We’ve all been there: Paying too much for a food item for the sake of convenience; feeling guilty at throwing away food that went bad in the fridge or fruit basket; possessing a vague notion that there are 15 tips out there that should be compiled by a blogger and that we should absolutely, definitely find and read (and then share on every social media channel ever invented).
I get it.
That’s why I recently called on my Facebook friends to share some of their favorite tid-bits of kitchen and grocery-shopping wisdom. I asked for creative ideas related to smart cooking, not wasting food, eating sustainably produced food, and/or saving money on good food. I’ve given credit below to the tip-givers (first names only—one must work to protect privacy in this digital age). (That last part was sarcasm, by the way. There’s no privacy in the digital age. You’ll know that if you’re Facebook friends with any high-schoolers.) A huge thank you goes out to those who provided helpful food tips for this post.
Oh, one more note: If we were to choose a golden child from the foods discussed in these tips, it would be beans. Beans got a lot of mentions. Beans are clearly a big thing, people. Take heed.
1. From Lindsey: Buy large quantities of almost-spoiled organic bananas that are on sale (because the supermarkets want to get them off their hands), and then immediately peel them, tear them into chunks, put them into large freezer bags, and pop them in the freezer. Then, when you want a smoothie, you’ve got frozen bananas waiting for you. As a bonus, the almost-spoiled bananas have a pleasantly strong banana flavor. They can also be defrosted and mashed for use in recipes such as banana bread or banana muffins.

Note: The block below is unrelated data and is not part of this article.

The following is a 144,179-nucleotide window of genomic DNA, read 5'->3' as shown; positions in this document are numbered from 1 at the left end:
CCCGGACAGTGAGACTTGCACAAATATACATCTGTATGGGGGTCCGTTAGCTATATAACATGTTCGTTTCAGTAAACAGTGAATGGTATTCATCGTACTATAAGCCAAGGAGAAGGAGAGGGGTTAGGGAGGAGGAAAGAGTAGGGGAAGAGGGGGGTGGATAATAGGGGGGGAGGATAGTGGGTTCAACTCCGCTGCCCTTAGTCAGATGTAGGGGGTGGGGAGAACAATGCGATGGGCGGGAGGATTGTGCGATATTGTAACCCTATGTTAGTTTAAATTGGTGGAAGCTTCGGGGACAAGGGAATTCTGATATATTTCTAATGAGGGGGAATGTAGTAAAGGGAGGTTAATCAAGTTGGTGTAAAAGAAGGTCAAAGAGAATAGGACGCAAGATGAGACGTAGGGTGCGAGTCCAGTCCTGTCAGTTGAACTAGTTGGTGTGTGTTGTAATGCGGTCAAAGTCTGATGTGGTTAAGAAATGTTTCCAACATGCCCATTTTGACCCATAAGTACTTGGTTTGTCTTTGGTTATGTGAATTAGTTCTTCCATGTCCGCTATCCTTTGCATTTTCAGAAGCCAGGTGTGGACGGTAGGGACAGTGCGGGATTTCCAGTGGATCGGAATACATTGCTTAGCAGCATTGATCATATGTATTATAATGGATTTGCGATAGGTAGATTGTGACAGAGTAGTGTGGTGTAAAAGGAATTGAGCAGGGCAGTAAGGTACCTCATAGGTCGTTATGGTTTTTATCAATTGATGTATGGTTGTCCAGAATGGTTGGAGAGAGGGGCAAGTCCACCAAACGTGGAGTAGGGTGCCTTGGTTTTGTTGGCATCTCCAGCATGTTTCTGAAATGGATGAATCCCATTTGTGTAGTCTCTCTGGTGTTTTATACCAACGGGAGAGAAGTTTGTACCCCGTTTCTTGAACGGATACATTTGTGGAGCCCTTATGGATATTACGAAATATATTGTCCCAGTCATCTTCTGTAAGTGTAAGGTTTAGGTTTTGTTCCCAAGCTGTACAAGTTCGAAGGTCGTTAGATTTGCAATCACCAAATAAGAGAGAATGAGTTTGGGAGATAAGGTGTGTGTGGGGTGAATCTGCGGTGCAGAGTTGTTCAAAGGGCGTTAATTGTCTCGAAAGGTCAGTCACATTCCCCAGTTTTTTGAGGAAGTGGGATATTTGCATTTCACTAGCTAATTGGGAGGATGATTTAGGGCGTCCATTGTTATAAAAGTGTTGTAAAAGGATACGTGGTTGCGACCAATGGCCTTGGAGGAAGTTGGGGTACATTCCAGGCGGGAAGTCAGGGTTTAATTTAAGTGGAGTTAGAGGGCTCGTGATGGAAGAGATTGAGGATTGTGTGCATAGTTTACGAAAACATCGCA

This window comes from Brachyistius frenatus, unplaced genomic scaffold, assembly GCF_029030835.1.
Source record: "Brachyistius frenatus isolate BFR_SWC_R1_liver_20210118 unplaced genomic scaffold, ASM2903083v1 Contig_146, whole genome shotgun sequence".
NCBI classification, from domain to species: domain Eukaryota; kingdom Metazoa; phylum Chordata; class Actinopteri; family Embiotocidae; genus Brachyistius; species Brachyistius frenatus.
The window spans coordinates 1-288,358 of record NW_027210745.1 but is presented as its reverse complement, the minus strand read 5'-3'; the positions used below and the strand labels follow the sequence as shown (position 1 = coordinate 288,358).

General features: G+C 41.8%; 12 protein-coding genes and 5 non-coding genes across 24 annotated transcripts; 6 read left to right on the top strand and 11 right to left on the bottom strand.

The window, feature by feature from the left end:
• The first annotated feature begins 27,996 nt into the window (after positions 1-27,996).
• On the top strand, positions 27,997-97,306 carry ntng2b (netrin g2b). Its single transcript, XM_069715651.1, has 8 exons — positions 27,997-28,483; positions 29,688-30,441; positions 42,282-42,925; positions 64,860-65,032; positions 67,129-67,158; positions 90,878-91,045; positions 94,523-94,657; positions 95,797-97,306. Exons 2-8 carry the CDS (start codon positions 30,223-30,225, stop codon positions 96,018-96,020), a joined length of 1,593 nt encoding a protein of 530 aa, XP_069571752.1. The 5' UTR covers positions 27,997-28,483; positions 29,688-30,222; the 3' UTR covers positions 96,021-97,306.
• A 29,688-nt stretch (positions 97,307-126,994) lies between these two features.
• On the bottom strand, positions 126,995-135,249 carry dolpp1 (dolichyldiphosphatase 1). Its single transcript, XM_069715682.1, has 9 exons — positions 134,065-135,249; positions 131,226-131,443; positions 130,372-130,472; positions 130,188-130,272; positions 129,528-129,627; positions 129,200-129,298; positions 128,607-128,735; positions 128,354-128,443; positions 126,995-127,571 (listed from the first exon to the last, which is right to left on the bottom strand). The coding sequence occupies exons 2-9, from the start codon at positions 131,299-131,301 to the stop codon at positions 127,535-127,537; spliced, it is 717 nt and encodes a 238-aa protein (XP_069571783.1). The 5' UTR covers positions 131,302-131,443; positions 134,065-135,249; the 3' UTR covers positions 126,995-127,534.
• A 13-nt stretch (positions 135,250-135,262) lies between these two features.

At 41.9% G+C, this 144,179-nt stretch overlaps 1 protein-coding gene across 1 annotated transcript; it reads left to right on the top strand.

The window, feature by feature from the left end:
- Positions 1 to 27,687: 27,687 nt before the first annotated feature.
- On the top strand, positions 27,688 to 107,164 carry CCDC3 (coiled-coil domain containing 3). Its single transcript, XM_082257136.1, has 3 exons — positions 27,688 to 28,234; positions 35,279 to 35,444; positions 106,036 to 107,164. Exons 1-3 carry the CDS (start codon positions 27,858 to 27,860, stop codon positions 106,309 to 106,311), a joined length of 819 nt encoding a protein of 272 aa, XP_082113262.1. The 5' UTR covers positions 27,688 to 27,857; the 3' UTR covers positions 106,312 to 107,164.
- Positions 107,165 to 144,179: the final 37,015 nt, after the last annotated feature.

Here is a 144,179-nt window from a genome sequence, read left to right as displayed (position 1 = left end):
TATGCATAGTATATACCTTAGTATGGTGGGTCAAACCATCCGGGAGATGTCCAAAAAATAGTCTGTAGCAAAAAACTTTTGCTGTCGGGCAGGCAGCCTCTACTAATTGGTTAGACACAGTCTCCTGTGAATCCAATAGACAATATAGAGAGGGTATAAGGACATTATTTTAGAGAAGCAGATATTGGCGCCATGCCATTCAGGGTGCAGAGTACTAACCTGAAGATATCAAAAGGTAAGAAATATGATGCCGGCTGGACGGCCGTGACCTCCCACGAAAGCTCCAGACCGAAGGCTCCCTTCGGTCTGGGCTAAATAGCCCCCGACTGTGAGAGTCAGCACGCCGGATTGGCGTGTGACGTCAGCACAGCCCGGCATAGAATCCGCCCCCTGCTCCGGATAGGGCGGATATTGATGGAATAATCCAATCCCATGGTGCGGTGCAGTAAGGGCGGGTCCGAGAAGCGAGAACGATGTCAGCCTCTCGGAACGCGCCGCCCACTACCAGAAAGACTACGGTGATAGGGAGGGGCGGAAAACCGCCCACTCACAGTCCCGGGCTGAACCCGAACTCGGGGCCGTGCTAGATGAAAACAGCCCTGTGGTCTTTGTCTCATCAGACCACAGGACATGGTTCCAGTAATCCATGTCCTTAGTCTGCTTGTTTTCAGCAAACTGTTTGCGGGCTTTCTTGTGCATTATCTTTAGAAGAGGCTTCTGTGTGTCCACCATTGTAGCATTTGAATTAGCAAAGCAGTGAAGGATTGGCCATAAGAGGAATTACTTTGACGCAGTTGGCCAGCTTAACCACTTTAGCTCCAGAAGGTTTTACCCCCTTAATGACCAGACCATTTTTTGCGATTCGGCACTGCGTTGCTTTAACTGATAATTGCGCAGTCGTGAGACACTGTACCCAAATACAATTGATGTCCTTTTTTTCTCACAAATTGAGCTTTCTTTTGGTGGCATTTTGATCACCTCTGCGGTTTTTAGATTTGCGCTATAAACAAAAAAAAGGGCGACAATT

2. From Robin: Eat beans as an entrée (lunch or dinner) twice a week. Make a big batch and freeze them in portion-sized containers. Take them for lunch or reheat for dinner. Beans provide cheap, excellent protein, they’re good for your bod, and eating them reduces your meat consumption. I just made a batch of black beans with half a ham hock that lasted me through four delicious meals.
3. From Mary Beth: Use dried beans. Cook them in the slow cooker, and then freeze in portions equivalent to what comes in cans. Four cups of dried black beans equals about 5 “cans.” This is much cheaper than buying cans each time you need them. Plus, the beans are easily on hand, with very little effort.
4. From Lindsey: When you chop green onions for use in a recipe, go ahead and chop ALL of the green onions, and then freeze the rest. Then when another recipe calls for green onions, they are there in the freezer.